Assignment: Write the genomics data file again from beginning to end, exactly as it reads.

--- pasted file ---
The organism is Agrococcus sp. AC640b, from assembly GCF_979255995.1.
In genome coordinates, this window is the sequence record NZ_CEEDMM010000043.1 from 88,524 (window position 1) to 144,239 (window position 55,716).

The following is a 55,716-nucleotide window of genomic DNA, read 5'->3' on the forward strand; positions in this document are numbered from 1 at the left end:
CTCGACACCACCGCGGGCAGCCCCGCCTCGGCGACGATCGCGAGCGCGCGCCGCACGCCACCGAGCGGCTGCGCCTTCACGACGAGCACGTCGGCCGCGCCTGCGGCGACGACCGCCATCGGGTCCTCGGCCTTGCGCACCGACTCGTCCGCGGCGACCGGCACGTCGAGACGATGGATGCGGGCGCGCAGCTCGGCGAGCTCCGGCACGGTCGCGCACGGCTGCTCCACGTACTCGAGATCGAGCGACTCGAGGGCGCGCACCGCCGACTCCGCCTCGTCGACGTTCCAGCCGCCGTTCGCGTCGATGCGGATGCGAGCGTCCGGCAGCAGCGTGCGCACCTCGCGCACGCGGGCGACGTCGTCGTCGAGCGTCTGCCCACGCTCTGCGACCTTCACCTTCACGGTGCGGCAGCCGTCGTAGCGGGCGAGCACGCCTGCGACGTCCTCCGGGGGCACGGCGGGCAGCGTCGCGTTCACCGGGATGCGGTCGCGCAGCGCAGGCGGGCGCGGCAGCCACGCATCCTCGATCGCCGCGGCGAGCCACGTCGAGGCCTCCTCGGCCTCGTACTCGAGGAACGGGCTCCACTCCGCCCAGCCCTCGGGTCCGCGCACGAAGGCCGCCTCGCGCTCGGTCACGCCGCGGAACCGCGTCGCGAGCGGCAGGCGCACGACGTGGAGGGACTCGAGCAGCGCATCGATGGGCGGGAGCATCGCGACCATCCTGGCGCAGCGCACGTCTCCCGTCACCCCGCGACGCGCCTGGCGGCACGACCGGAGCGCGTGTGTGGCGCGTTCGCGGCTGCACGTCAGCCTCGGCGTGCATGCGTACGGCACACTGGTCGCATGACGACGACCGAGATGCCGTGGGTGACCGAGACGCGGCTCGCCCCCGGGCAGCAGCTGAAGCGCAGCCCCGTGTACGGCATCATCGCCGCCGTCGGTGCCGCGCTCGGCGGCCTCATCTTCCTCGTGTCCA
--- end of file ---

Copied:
The organism is Agrococcus sp. AC640b, from assembly GCF_979255995.1.
In genome coordinates, this window is the sequence record NZ_CEEDMM010000043.1 from 88,524 (window position 1) to 144,239 (window position 55,716).

The following is a 55,716-nucleotide window of genomic DNA, read 5'->3' on the forward strand; positions in this document are numbered from 1 at the left end:
CTCGACACCACCGCGGGCAGCCCCGCCTCGGCGACGATCGCGAGCGCGCGCCGCACGCCACCGAGCGGCTGCGCCTTCACGACGAGCACGTCGGCCGCGCCTGCGGCGACGACCGCCATCGGGTCCTCGGCCTTGCGCACCGACTCGTCCGCGGCGACCGGCACGTCGAGACGATGGATGCGGGCGCGCAGCTCGGCGAGCTCCGGCACGGTCGCGCACGGCTGCTCCACGTACTCGAGATCGAGCGACTCGAGGGCGCGCACCGCCGACTCCGCCTCGTCGACGTTCCAGCCGCCGTTCGCGTCGATGCGGATGCGAGCGTCCGGCAGCAGCGTGCGCACCTCGCGCACGCGGGCGACGTCGTCGTCGAGCGTCTGCCCACGCTCTGCGACCTTCACCTTCACGGTGCGGCAGCCGTCGTAGCGGGCGAGCACGCCTGCGACGTCCTCCGGGGGCACGGCGGGCAGCGTCGCGTTCACCGGGATGCGGTCGCGCAGCGCAGGCGGGCGCGGCAGCCACGCATCCTCGATCGCCGCGGCGAGCCACGTCGAGGCCTCCTCGGCCTCGTACTCGAGGAACGGGCTCCACTCCGCCCAGCCCTCGGGTCCGCGCACGAAGGCCGCCTCGCGCTCGGTCACGCCGCGGAACCGCGTCGCGAGCGGCAGGCGCACGACGTGGAGGGACTCGAGCAGCGCATCGATGGGCGGGAGCATCGCGACCATCCTGGCGCAGCGCACGTCTCCCGTCACCCCGCGACGCGCCTGGCGGCACGACCGGAGCGCGTGTGTGGCGCGTTCGCGGCTGCACGTCAGCCTCGGCGTGCATGCGTACGGCACACTGGTCGCATGACGACGACCGAGATGCCGTGGGTGACCGAGACGCGGCTCGCCCCCGGGCAGCAGCTGAAGCGCAGCCCCGTGTACGGCATCATCGCCGCCGTCGGTGCCGCGCTCGGCGGCCTCATCTTCCTCGTGTCCA